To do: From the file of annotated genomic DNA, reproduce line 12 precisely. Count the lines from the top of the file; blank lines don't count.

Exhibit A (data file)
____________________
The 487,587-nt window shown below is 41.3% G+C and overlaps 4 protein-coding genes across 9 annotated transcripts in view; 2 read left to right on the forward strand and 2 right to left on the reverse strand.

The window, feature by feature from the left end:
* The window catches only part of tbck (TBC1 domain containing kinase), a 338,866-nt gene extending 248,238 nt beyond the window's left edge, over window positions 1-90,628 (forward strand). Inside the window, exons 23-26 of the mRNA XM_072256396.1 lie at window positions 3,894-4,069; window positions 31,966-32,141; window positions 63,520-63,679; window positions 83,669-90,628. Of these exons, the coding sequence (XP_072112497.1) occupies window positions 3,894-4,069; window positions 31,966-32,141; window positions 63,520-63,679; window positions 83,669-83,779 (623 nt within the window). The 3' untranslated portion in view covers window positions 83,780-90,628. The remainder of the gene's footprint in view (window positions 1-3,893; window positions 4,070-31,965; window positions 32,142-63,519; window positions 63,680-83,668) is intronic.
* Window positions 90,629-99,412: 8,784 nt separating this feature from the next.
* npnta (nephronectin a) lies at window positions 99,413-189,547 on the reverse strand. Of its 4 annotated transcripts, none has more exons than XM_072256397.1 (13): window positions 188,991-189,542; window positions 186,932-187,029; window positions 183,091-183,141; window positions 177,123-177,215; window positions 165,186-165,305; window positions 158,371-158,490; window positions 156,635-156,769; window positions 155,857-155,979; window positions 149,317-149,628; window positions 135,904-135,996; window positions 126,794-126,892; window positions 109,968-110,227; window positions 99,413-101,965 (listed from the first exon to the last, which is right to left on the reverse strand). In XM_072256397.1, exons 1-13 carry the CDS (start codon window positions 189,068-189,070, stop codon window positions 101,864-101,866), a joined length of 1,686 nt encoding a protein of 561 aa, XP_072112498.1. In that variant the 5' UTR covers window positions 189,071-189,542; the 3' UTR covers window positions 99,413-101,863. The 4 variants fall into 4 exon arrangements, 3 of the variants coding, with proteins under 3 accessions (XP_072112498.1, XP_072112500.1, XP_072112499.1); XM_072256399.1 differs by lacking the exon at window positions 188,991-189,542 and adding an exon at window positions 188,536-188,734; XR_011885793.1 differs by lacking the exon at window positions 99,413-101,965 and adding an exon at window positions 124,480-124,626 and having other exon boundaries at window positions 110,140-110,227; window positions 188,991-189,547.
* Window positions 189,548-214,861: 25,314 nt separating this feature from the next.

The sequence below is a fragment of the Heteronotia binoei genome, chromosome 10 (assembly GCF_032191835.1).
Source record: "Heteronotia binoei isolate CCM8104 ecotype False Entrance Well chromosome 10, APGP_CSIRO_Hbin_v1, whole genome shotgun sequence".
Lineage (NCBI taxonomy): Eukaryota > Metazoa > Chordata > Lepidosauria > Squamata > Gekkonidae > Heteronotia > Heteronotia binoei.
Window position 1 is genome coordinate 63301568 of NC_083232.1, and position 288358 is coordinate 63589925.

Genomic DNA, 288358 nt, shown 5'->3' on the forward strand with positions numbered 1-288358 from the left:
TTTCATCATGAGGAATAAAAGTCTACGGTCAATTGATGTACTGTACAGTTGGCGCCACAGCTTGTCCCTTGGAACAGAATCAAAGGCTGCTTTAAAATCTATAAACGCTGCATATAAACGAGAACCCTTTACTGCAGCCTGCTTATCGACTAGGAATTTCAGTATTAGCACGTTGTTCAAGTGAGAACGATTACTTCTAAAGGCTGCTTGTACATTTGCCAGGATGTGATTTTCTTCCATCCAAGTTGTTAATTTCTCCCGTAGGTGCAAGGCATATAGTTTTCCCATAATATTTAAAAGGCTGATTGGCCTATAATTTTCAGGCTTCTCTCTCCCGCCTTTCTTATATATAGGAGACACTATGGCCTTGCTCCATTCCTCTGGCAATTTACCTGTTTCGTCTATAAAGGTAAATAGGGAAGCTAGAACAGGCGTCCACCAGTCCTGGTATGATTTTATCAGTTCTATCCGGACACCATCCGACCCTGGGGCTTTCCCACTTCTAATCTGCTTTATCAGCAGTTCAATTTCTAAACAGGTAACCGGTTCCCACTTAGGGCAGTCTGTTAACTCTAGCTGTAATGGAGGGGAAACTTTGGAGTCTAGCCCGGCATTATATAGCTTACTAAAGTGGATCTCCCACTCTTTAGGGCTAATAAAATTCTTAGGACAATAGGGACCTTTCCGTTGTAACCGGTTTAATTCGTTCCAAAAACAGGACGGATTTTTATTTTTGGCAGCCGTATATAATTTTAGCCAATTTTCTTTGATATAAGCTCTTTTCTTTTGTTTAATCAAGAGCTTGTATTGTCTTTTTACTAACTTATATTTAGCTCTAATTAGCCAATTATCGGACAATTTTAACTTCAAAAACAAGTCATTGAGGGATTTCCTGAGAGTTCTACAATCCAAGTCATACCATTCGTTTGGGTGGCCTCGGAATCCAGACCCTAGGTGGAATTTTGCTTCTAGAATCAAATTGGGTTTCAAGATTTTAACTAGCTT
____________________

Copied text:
TTTCATCATGAGGAATAAAAGTCTACGGTCAATTGATGTACTGTACAGTTGGCGCCACAGCTTGTCCCTTGGAACAGAATCAAAGGCTGCTTTAAAATCTATAAACGCTGCATATAAACGAGAACCCTTTACTGCAGCCTGCTTATCGACTAGGAATTTCAGTATTAGCACGTTGTTCAAGTGAGAACGATTACTTCTAAAGGCTGCTTGTACATTTGCCAGGATGTGATTTTCTTCCATCCAAGTTGTTAATTTCTCCCGTAGGTGCAAGGCATATAGTTTTCCCATAATATTTAAAAGGCTGATTGGCCTATAATTTTCAGGCTTCTCTCTCCCGCCTTTCTTATATATAGGAGACACTATGGCCTTGCTCCATTCCTCTGGCAATTTACCTGTTTCGTCTATAAAGGTAAATAGGGAAGCTAGAACAGGCGTCCACCAGTCCTGGTATGATTTTATCAGTTCTATCCGGACACCATCCGACCCTGGGGCTTTCCCACTTCTAATCTGCTTTATCAGCAGTTCAATTTCTAAACAGGTAACCGGTTCCCACTTAGGGCAGTCTGTTAACTCTAGCTGTAATGGAGGGGAAACTTTGGAGTCTAGCCCGGCATTATATAGCTTACTAAAGTGGATCTCCCACTCTTTAGGGCTAATAAAATTCTTAGGACAATAGGGACCTTTCCGTTGTAACCGGTTTAATTCGTTCCAAAAACAGGACGGATTTTTATTTTTGGCAGCCGTATATAATTTTAGCCAATTTTCTTTGATATAAGCTCTTTTCTTTTGTTTAATCAAGAGCTTGTATTGTCTTTTTACTAACTTATATTTAGCTCTAATTAGCCAATTATCGGACAATTTTAACTTCAAAAACAAGTCATTGAGGGATTTCCTGAGAGTTCTACAATCCAAGTCATACCATTCGTTTGGGTGGCCTCGGAATCCAGACCCTAGGTGGAATTTTGCTTCTAGAATCAAATTGGGTTTCAAGATTTTAACTAGCTT